By SIOW LI SEN IN SINGAPORE MALAYSIA's Khazanah Nasional yesterday made its debut in Singapore's debt market with a splash to the tune of $1.5 billion.
and PAULINE NG IN KUALA LUMPUR
Khazanah's $1.5 billion inaugural issue of sukuk, or Islamic bonds, is three times the size of Singapore's sukuk market until now.
According to Thomson Reuters, until Khazanah's debut yesterday, total sukuks in Singapore dollars weigh in at $489 million, with the biggest issue being last year's $200 million offering from the Islamic Development Bank. Khazanah, which is Malaysia's sovereign wealth fund, sold the bonds in two tranches comprising a five-year $600 million portion and a 10-year $900 million portion.
Demand for the sukuk was strong with subscription totalling $4.3 billion from 78 accounts, said Clifford Lee, DBS managing director and head of fixed income, global financial markets.
The bond issue comes a week after Khazanah beat India's Fortis Healthcare in a takeover battle for Singapore's Parkway Holdings in a deal that could cost Khazanah $3.5 billion.
Some in the market view the huge sukuk as Khazanah's way of raising funds for its Parkway deal, given that the issue was done by an accelerated book-building process on Aug 3.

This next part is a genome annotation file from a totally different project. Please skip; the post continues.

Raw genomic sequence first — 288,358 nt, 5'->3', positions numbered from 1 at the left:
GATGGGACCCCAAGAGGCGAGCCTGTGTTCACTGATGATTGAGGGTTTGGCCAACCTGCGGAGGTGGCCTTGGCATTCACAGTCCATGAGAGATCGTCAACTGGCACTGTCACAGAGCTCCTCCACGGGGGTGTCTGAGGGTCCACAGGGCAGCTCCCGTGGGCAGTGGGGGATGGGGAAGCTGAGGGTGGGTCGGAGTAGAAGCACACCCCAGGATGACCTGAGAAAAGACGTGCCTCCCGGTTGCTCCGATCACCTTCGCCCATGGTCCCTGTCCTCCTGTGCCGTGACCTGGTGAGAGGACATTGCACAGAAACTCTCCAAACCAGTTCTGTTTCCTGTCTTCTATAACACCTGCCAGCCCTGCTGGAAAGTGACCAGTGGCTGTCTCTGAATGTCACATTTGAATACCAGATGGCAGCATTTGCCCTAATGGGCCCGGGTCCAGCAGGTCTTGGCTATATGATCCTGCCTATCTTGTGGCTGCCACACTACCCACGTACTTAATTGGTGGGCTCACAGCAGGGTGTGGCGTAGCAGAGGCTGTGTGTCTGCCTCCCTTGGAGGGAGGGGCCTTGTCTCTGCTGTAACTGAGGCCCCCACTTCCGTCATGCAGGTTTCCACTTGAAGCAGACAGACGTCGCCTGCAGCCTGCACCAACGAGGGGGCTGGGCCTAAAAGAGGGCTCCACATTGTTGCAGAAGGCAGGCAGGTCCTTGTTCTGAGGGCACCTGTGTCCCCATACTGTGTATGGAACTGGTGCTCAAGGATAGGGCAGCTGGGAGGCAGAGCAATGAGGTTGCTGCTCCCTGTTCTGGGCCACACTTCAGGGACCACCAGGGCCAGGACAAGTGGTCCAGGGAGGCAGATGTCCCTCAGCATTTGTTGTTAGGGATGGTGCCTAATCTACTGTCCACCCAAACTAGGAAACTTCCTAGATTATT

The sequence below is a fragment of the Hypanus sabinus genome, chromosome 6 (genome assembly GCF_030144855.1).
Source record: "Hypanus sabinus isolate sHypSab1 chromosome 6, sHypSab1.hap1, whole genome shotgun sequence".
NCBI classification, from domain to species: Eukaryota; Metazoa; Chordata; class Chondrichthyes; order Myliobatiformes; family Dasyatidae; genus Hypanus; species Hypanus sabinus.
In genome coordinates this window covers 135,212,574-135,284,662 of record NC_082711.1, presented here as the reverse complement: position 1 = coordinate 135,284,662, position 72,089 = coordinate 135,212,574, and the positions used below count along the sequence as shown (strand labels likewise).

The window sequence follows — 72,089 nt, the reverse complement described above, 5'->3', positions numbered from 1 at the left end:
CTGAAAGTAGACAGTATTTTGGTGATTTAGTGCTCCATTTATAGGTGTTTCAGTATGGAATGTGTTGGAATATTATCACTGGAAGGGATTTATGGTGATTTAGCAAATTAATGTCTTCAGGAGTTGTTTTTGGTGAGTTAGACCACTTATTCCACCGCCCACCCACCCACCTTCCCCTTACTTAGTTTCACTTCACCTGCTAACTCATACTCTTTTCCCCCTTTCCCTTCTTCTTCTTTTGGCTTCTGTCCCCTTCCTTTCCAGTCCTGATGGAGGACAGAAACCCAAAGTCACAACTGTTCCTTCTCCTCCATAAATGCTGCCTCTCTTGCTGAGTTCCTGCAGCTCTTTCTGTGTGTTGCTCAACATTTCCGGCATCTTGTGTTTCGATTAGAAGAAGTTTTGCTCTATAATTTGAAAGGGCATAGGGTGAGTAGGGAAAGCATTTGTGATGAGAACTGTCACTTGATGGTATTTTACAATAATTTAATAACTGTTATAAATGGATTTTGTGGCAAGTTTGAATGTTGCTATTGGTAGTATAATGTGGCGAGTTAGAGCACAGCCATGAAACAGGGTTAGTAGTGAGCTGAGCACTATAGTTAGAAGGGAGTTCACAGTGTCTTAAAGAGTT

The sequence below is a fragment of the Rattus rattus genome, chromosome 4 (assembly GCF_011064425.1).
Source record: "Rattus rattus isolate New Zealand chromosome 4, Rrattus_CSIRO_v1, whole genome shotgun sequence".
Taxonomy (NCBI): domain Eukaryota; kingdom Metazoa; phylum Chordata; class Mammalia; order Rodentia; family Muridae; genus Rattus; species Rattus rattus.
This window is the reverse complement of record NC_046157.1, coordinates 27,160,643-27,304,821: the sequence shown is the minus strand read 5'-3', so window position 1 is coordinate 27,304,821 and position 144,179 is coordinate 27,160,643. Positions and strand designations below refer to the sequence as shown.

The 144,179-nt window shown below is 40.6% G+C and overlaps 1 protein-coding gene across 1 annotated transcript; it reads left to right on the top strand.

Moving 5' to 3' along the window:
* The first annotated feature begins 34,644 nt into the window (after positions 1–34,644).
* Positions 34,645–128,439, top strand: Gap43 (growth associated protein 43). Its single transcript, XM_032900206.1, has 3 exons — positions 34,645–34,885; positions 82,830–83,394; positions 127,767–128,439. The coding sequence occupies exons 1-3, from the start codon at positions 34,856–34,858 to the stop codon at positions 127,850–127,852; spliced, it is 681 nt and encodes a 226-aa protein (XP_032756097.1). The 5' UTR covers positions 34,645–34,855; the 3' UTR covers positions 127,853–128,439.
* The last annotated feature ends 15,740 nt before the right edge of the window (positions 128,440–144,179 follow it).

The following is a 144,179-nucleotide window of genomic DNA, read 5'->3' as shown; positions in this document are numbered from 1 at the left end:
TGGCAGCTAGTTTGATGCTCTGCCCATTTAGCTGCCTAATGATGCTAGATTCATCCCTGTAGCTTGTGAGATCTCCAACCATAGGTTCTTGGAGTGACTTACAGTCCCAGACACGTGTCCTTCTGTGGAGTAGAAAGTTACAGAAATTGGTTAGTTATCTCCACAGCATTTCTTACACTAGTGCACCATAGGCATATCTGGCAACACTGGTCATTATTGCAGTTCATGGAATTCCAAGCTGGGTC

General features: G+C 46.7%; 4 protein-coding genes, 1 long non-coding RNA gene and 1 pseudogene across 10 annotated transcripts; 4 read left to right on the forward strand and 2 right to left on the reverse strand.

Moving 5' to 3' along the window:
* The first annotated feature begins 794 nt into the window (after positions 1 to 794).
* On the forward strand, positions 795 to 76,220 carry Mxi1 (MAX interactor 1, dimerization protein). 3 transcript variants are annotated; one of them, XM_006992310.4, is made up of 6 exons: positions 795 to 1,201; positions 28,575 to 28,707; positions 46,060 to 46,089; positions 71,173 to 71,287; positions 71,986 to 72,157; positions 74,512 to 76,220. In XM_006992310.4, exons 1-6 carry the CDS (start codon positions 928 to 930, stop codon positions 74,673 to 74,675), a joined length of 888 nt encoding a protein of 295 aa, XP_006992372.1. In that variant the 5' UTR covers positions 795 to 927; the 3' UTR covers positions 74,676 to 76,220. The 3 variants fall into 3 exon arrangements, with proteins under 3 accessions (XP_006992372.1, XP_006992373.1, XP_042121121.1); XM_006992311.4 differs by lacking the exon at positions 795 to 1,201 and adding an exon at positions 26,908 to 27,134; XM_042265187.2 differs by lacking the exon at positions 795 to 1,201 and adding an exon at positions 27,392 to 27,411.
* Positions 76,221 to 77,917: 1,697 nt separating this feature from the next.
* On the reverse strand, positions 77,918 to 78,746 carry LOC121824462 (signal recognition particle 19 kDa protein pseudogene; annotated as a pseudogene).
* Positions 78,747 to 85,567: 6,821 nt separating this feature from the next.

The bonds represent not only Khazanah's inaugural Singapore dollar issue for the local debt market, but also the biggest sukuk issue ever seen here, Mr Lee said. The sale was done in slightly less than three hours, he said.
'It was just great for the market; we've been trying to kickstart the Islamic debt market,' said Mr Lee.
Monetary Authority of Singapore deputy managing director Ong Chong Tee said that the sukuk would add to the growing range of Syariah-compliant financing in Singapore. 'We welcome regional participants to tap into its growing capital markets and to continue to add to the depth and diversity of markets in the region.'
Khazanah's five-year $600 million tranche, which attracted an order book of $2.4 billion, was priced at 2.615 per cent.
Banks accounted for the bulk of the five-year sukuk at 67 per cent, followed by fund managers (18 per cent), sovereign funds (6 per cent) and private banks (5 per cent).
Investors based in Singapore accounted for 64 per cent, Malaysia (17 per cent), Brunei (9 per cent), Hong Kong (8 per cent) and Europe (2 per cent).
The 10-year tranche of $900 million, which attracted $1.9 billion in orders, was priced at 3.725 per cent.
For this longer tenure, banks took 38 per cent, followed by insurers (27 per cent), fund managers (20 per cent), private banks (10 per cent) and sovereign funds (5 per cent).
Again, investors based in Singapore accounted for the majority at 68 per cent, followed by Hong Kong (18 per cent), Malaysia (11 per cent) and Europe (2 per cent).
DBS's Mr Lee said that Khazanah's deal shows that the Singapore market is ready for good issuers.
'People love the credit and feel the price is fair,' he said.
The number of asset fund managers and private banks which participated in the issue also showed the vibrancy of the market as these investors are more trading oriented, he said.